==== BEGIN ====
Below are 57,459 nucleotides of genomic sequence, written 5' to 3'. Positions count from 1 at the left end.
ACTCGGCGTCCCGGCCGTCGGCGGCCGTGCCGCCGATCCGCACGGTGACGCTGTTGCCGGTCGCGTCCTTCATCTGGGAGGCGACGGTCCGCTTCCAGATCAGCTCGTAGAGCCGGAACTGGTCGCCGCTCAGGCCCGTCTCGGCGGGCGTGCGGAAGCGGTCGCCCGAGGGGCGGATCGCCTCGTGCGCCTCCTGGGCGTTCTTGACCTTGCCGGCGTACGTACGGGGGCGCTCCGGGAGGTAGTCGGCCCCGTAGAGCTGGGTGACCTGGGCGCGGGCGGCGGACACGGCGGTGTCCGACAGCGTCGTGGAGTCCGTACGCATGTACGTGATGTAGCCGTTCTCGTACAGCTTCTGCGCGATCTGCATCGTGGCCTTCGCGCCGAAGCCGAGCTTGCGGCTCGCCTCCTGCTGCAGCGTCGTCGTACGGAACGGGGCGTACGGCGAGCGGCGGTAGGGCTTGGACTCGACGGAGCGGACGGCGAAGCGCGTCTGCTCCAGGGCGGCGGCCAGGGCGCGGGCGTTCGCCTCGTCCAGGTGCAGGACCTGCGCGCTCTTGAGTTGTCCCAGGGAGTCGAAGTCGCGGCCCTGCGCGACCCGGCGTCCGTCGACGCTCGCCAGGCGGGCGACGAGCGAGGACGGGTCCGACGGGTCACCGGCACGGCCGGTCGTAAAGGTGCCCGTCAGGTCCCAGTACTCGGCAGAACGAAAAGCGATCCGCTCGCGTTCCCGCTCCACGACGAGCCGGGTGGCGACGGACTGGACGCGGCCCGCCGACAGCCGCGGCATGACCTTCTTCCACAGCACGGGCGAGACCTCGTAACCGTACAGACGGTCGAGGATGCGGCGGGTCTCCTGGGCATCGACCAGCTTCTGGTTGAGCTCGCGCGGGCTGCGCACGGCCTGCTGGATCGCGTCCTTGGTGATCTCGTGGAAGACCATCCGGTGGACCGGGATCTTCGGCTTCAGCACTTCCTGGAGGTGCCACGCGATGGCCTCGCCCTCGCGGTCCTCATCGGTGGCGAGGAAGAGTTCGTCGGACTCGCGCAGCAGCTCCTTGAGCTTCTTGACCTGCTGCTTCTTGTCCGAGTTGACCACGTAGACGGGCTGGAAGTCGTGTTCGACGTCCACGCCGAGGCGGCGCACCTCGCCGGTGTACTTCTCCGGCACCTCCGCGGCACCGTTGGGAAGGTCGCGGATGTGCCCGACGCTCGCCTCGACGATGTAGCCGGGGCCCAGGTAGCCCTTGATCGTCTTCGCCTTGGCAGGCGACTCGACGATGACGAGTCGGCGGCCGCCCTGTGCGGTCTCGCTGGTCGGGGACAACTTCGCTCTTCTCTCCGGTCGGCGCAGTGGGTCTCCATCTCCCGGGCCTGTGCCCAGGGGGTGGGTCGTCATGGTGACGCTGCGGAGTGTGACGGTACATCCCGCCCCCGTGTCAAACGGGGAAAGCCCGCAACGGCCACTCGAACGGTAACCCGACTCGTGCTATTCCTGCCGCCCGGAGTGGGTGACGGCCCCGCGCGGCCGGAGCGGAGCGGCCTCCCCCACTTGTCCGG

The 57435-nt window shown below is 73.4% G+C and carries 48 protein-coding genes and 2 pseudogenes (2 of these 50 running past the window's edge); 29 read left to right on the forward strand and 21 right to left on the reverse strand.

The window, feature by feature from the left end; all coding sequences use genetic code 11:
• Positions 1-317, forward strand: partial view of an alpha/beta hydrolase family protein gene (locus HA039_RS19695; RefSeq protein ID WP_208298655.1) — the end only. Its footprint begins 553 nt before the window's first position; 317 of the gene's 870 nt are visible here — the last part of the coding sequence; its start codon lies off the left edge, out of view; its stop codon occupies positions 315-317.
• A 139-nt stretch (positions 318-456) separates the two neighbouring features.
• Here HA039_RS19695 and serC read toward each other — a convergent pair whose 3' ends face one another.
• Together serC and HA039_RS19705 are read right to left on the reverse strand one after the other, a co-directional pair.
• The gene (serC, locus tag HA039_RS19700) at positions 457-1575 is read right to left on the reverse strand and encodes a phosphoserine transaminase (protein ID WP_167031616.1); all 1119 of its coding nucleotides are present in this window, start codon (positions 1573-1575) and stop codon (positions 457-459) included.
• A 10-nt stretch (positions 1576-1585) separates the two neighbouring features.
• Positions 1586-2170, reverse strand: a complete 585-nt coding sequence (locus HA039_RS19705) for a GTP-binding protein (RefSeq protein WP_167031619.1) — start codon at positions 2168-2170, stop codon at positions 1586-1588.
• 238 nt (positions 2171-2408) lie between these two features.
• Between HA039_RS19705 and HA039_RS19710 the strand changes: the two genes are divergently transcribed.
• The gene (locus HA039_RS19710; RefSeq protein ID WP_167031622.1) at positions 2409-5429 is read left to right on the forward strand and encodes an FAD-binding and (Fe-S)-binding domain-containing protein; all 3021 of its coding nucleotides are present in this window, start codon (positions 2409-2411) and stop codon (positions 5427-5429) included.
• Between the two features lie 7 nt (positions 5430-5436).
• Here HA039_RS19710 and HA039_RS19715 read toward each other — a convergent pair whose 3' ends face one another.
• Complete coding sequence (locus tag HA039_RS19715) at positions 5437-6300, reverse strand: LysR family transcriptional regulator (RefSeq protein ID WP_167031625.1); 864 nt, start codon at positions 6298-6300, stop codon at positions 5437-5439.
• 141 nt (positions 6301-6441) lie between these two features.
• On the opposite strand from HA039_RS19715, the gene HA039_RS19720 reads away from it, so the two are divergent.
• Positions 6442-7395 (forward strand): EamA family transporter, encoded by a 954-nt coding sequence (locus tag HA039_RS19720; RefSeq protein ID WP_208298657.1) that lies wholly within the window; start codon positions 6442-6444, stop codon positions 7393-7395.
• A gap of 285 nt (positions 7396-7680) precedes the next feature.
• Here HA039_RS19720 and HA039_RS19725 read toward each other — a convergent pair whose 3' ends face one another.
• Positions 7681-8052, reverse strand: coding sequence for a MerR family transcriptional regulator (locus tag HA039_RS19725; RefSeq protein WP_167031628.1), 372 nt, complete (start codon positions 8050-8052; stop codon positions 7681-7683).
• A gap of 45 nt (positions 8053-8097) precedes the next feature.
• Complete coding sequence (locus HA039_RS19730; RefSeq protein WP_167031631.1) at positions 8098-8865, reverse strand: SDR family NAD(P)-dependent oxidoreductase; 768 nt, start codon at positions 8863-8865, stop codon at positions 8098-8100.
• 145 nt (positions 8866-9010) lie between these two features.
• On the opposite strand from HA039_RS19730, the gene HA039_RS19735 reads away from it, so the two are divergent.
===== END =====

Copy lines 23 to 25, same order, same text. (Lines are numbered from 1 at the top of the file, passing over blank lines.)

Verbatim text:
• Positions 7681-8052, reverse strand: coding sequence for a MerR family transcriptional regulator (locus tag HA039_RS19725; RefSeq protein WP_167031628.1), 372 nt, complete (start codon positions 8050-8052; stop codon positions 7681-7683).
• A gap of 45 nt (positions 8053-8097) precedes the next feature.
• Complete coding sequence (locus HA039_RS19730; RefSeq protein WP_167031631.1) at positions 8098-8865, reverse strand: SDR family NAD(P)-dependent oxidoreductase; 768 nt, start codon at positions 8863-8865, stop codon at positions 8098-8100.